Sunday, 20 January 2013

New Year and New Ideas..

Happy New Year to you all!  A little late.. but better late than never :)

Over the Christmas holidays we managed to get to the cinema for my birthday treat.. we watched The Hobbit.. and how I loved it!  I'm looking forward to seeing it again - though will wait for it to come out on DVD -  and can't wait for the next instalment.  It was really magical and creatively inspirational too.  I was VERY taken with the fabulous hats worn by a couple of the characters..

Bofur - one of the dwarf companions
Radagast - the brown wizard
By the time I came out of the cinema I was already working out how I'd go about making my own felted version of Bofurs hat - which is sheepskin in the film.  I had the rest of the family holiday to think it over and when everyone went back to work and school I got stuck in.  This is my first attempt..

Vintage silk sari fabric nuno felt lining
I started by roughly sketching the shape, making notes and working out how to cut the flaps..

Then cut a draft resist from newspaper, I use this as a template for cutting my resist from foam floor underlay.

I decided to work inside out for a change on this project.  The design I decided to add was inspired by cup and ring marks carved into rocks by prehistoric people.  I had done a similar design on a pouch before Christmas and found that the design didn't incorporate into the felt as easily as I had expected it to.. thought I'd work inside out and see if that helped.  Also as I was lining it with nuno silk I thought that may work better laid down last so I could see when the fibres had migrated through properly.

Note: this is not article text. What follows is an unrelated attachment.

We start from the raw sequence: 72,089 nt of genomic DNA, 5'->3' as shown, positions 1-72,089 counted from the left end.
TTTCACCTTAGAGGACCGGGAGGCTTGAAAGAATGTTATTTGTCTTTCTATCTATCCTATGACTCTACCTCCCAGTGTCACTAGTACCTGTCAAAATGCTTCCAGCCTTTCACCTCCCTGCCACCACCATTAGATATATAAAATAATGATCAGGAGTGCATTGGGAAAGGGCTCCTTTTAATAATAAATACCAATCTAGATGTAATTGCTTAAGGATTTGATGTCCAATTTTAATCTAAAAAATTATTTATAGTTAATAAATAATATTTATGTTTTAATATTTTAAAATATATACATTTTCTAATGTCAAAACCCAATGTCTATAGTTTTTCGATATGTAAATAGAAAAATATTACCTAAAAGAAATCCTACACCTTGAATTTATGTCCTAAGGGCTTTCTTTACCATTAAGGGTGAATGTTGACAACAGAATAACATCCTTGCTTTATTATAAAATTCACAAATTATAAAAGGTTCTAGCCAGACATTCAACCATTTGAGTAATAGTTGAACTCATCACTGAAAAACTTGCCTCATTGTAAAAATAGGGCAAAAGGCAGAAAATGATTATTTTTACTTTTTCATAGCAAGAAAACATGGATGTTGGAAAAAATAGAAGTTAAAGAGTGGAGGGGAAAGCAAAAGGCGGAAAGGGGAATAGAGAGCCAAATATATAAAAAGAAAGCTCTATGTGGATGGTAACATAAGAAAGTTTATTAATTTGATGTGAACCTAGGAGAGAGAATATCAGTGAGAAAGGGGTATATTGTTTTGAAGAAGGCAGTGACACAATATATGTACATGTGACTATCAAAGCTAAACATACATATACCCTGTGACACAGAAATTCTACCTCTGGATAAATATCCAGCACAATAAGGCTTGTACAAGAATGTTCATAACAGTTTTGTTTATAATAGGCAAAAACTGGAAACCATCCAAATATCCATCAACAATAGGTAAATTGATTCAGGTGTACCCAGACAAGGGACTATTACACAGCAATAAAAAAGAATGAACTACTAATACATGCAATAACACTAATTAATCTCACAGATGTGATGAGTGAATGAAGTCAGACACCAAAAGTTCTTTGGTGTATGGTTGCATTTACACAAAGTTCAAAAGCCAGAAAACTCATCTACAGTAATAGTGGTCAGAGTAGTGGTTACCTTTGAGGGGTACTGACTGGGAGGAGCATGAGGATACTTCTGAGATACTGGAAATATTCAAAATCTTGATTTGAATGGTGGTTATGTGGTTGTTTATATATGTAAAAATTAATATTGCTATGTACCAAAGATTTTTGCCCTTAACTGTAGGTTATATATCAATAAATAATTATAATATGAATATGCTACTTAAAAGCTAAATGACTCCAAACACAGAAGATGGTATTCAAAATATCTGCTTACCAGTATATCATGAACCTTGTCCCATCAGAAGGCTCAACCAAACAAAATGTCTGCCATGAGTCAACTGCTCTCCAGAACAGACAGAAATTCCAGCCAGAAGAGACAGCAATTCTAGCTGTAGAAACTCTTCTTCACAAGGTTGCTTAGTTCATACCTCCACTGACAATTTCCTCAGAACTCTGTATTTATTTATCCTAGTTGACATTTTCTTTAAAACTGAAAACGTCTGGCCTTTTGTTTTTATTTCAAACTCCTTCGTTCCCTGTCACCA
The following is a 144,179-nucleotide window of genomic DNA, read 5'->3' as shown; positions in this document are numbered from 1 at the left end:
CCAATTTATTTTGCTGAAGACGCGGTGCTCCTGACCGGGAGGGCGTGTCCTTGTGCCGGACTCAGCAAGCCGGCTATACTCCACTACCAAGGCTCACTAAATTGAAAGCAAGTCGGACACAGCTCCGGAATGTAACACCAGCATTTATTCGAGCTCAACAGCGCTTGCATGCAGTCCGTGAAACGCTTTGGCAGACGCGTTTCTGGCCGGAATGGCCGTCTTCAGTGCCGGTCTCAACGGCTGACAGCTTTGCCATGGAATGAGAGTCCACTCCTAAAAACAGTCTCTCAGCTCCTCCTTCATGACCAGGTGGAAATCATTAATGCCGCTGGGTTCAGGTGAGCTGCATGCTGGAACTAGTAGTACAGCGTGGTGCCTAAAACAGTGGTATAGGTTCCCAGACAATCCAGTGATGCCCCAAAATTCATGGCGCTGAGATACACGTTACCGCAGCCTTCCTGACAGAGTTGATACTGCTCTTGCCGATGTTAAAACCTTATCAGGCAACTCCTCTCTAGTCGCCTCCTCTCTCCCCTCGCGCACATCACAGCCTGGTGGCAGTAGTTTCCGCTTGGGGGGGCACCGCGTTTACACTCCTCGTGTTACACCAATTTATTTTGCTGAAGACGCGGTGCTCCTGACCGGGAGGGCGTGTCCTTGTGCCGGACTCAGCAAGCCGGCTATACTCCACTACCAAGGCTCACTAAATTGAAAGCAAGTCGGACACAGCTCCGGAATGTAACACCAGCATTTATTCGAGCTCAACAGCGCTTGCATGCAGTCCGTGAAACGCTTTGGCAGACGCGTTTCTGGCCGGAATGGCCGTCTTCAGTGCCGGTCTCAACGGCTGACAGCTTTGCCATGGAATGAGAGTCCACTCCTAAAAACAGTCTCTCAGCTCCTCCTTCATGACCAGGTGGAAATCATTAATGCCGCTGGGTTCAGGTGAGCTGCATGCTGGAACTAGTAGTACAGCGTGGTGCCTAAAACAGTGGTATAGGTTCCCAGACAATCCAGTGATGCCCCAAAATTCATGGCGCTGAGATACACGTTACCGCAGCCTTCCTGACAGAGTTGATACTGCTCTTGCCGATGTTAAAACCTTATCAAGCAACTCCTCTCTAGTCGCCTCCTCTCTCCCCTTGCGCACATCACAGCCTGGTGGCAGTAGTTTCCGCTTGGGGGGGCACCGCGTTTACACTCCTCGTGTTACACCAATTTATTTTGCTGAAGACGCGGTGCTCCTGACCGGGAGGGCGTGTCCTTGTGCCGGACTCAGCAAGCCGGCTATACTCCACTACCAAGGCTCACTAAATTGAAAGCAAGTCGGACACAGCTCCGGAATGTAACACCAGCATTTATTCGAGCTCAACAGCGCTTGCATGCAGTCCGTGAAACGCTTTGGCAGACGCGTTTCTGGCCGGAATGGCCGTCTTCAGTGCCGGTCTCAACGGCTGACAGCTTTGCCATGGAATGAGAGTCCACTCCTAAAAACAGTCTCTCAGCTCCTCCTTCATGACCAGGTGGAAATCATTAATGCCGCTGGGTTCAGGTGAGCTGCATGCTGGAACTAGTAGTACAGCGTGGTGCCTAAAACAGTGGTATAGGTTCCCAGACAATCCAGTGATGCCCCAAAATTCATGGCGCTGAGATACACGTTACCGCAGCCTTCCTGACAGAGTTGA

SO.. the first step was to lay out the outer design directly onto the resist
Then cover it with layers of merino..

Two layers down, carefully flipped it all over and continued the design on the second side.  Then folded the fringe of fibre and finished the layers on this side.
 The last step was laying down the silk sari fabric that would become the lining.  
 I lightly veiled the edges of the silk with merino, being extra careful to cover the edges of small pieces and all cut edges which sometimes can be harder to incorporate than torn edges.
 Wetted out and wrapped in plastic sheet.
 Then tightly rolled up in an old towel for a quick go in the tumble drier.. this helps the fibres to migrate through the silk fabric faster than rolling alone.
Sometime later, after the resist was removed and I turned it right side out, the design was felting in really nicely.